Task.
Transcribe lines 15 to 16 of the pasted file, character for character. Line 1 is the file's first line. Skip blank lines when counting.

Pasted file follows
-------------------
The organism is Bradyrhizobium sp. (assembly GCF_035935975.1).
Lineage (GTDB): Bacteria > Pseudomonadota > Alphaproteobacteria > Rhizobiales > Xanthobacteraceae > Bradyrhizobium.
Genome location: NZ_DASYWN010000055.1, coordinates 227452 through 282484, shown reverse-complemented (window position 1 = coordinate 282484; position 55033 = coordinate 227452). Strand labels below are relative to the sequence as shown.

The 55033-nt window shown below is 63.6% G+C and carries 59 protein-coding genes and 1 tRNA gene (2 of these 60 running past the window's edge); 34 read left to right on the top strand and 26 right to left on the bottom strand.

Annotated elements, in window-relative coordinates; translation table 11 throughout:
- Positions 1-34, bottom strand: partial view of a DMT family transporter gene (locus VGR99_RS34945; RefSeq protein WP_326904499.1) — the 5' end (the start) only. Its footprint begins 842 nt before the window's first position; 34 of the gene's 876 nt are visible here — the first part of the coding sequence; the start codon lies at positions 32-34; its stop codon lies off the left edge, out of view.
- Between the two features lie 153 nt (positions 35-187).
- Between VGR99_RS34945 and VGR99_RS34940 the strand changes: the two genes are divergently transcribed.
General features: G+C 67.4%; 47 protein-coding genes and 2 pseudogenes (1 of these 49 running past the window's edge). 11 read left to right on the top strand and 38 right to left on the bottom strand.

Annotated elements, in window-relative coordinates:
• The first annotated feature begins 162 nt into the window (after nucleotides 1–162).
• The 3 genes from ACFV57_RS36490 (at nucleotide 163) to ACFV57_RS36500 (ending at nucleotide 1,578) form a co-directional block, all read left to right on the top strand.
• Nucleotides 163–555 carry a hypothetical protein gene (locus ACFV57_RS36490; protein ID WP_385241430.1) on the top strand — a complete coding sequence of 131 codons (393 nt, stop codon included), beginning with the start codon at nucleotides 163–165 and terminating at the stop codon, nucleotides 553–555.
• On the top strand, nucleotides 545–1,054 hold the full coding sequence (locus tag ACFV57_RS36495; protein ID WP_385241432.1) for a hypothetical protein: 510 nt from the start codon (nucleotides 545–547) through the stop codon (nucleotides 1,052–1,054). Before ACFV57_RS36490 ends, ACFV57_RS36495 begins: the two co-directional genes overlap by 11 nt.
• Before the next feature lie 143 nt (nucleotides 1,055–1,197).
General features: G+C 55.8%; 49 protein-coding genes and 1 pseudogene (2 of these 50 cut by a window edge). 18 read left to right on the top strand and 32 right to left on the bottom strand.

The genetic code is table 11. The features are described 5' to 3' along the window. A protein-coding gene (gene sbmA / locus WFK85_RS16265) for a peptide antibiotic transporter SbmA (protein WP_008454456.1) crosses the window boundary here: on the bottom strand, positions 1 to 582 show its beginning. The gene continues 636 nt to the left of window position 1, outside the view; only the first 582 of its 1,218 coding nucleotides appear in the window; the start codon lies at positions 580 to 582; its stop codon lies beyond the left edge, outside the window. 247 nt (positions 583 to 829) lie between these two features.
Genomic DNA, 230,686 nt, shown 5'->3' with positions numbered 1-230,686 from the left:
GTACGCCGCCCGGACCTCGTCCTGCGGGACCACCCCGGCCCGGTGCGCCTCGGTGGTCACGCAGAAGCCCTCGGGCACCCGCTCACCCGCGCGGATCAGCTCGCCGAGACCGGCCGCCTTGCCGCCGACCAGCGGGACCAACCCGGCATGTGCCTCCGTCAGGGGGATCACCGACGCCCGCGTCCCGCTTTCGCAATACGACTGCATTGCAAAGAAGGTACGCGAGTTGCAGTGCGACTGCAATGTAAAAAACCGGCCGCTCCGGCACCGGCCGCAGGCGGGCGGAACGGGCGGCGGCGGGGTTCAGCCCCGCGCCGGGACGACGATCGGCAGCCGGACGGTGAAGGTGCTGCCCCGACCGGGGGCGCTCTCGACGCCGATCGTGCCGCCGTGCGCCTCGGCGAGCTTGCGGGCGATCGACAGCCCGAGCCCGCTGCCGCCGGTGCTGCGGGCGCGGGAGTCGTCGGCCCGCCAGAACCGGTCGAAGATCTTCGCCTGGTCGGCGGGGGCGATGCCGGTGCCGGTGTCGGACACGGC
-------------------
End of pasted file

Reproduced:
• Before the next feature lie 143 nt (nucleotides 1,055–1,197).
General features: G+C 55.8%; 49 protein-coding genes and 1 pseudogene (2 of these 50 cut by a window edge). 18 read left to right on the top strand and 32 right to left on the bottom strand.